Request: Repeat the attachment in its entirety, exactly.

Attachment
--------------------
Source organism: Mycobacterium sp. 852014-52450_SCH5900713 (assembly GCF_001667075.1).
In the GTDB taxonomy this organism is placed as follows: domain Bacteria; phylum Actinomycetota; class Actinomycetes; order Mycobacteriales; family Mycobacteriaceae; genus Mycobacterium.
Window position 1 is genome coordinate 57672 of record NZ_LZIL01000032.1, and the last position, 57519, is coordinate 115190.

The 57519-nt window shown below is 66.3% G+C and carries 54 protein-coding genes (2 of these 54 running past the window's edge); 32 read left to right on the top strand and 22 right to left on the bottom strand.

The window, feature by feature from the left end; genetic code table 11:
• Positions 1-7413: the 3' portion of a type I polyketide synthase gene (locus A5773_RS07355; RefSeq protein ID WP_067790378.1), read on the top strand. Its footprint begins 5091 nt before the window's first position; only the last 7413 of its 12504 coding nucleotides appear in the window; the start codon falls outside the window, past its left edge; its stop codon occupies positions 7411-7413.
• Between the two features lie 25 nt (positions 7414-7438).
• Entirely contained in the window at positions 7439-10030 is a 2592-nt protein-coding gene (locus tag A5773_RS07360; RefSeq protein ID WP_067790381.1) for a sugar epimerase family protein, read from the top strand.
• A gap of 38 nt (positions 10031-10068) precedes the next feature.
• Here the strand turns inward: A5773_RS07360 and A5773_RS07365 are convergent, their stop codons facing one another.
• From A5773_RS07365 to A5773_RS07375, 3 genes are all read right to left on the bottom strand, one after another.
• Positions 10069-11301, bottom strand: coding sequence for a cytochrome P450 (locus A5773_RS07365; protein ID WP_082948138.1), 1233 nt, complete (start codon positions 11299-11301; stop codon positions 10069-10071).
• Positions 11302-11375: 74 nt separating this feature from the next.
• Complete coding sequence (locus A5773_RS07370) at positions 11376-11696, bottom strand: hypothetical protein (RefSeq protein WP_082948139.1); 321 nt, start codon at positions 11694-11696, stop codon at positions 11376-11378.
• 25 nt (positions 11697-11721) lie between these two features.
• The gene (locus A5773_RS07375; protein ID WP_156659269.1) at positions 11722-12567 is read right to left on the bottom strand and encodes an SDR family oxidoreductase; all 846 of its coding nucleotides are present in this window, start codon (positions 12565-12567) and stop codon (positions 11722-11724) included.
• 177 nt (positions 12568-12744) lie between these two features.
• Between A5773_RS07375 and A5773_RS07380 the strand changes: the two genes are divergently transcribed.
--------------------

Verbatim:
Source organism: Mycobacterium sp. 852014-52450_SCH5900713 (assembly GCF_001667075.1).
In the GTDB taxonomy this organism is placed as follows: domain Bacteria; phylum Actinomycetota; class Actinomycetes; order Mycobacteriales; family Mycobacteriaceae; genus Mycobacterium.
Window position 1 is genome coordinate 57672 of record NZ_LZIL01000032.1, and the last position, 57519, is coordinate 115190.

The 57519-nt window shown below is 66.3% G+C and carries 54 protein-coding genes (2 of these 54 running past the window's edge); 32 read left to right on the top strand and 22 right to left on the bottom strand.

The window, feature by feature from the left end; genetic code table 11:
• Positions 1-7413: the 3' portion of a type I polyketide synthase gene (locus A5773_RS07355; RefSeq protein ID WP_067790378.1), read on the top strand. Its footprint begins 5091 nt before the window's first position; only the last 7413 of its 12504 coding nucleotides appear in the window; the start codon falls outside the window, past its left edge; its stop codon occupies positions 7411-7413.
• Between the two features lie 25 nt (positions 7414-7438).
• Entirely contained in the window at positions 7439-10030 is a 2592-nt protein-coding gene (locus tag A5773_RS07360; RefSeq protein ID WP_067790381.1) for a sugar epimerase family protein, read from the top strand.
• A gap of 38 nt (positions 10031-10068) precedes the next feature.
• Here the strand turns inward: A5773_RS07360 and A5773_RS07365 are convergent, their stop codons facing one another.
• From A5773_RS07365 to A5773_RS07375, 3 genes are all read right to left on the bottom strand, one after another.
• Positions 10069-11301, bottom strand: coding sequence for a cytochrome P450 (locus A5773_RS07365; protein ID WP_082948138.1), 1233 nt, complete (start codon positions 11299-11301; stop codon positions 10069-10071).
• Positions 11302-11375: 74 nt separating this feature from the next.
• Complete coding sequence (locus A5773_RS07370) at positions 11376-11696, bottom strand: hypothetical protein (RefSeq protein WP_082948139.1); 321 nt, start codon at positions 11694-11696, stop codon at positions 11376-11378.
• 25 nt (positions 11697-11721) lie between these two features.
• The gene (locus A5773_RS07375; protein ID WP_156659269.1) at positions 11722-12567 is read right to left on the bottom strand and encodes an SDR family oxidoreductase; all 846 of its coding nucleotides are present in this window, start codon (positions 12565-12567) and stop codon (positions 11722-11724) included.
• 177 nt (positions 12568-12744) lie between these two features.
• Between A5773_RS07375 and A5773_RS07380 the strand changes: the two genes are divergently transcribed.